Tie Yourself to the Mast as Market Noise Gets Louder
When markets swing, Twitter turns into a free-for-all where every financial pundit and his great-aunt weighs in with an opinion, writes Josh Brown in his Reformed Broker blog. Advisors need to tune out the noise (and try to get clients to do the same). To aid them in this endeavor, the CEO of Ritholtz Wealth Management in New York breaks down the types of tweets he predicts will proliferate — a hilarious gloss on the various investor types that tend to crawl out of the woodwork and get loud during periods of market volatility.
Market-neutral investors will tweet some version of “I told you so,” according to Brown. Others will boast about their 20/20 vision, based on whatever tiny doubt they may have recently expressed about the market’s resiliency. Still others will seize on a news event — Ebola, the dollar, the Pope’s apparent softening toward gay divorcees — and say it can’t fail to cause a correction.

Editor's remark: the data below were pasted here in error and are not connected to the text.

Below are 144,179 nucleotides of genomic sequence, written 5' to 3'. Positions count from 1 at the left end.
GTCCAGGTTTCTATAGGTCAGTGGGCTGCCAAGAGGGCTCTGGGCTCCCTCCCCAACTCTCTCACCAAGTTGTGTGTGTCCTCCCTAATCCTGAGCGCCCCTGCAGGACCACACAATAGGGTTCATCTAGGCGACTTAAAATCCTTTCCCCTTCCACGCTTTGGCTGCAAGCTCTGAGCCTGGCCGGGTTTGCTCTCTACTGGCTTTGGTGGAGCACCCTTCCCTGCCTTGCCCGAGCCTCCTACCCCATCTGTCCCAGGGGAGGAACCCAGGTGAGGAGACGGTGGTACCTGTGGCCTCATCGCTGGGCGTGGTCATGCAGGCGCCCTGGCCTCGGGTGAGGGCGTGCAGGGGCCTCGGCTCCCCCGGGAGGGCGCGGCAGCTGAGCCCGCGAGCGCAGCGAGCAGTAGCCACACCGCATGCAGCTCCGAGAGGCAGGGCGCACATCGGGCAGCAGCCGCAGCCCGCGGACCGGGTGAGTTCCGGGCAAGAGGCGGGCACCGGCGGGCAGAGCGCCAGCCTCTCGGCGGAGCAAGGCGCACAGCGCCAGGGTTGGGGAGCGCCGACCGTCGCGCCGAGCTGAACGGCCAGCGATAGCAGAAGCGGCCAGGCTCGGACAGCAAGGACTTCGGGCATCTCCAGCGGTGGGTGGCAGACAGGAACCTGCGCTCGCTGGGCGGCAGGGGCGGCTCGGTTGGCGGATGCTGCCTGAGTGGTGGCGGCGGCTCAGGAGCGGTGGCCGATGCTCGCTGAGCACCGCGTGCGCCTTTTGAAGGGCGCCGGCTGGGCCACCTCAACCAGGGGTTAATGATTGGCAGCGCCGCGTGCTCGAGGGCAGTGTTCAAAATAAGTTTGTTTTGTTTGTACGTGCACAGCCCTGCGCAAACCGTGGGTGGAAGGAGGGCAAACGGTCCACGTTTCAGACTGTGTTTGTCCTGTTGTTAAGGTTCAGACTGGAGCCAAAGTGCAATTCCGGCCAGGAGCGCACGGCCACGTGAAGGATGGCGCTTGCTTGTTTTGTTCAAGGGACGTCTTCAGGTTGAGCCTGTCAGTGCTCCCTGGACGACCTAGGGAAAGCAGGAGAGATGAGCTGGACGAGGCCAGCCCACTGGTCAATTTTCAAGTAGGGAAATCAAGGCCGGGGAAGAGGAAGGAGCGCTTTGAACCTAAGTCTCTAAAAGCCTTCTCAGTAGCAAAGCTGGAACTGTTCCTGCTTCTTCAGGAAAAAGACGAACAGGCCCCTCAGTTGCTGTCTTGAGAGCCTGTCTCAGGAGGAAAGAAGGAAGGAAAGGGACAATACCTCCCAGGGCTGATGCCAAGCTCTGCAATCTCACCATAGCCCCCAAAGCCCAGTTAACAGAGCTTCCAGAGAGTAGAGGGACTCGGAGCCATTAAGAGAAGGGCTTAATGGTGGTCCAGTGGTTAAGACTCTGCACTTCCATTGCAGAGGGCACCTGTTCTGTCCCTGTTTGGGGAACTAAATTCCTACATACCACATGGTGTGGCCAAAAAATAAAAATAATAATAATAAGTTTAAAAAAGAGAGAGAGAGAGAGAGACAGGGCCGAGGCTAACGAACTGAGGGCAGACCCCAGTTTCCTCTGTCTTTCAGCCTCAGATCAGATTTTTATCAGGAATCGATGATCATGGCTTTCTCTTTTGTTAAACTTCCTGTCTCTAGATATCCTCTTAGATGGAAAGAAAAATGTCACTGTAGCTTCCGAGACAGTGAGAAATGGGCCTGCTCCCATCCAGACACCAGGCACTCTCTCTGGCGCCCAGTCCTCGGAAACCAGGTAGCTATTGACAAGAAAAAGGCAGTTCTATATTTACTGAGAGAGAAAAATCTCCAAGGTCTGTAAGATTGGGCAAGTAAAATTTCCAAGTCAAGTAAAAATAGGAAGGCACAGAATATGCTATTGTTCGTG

Tons and tons of data will be hauled out and put to poor use, warns the Reformed Broker. Furthermore, investors who normally believe in fundamental market analysis will start obsessing over daily and weekly price charts. “There are no atheists in a foxhole and there are no pure fundamentals guys in a correction,” Brown writes.
People are hardwired to err on the side of hysteria, he points out; the cavemen who were complacent in the face of danger didn’t survive to reproduce. So “of course we’re gonna retweet Zero Hedge and John Mauldin links!” Besides fear, expect a higher-than-usual complement of rage on Twitter, Brown adds, as users take out on one another the frustration they’re feeling about their portfolios. He advises his readers to take a deep breath and count to 10 before tweeting angrily.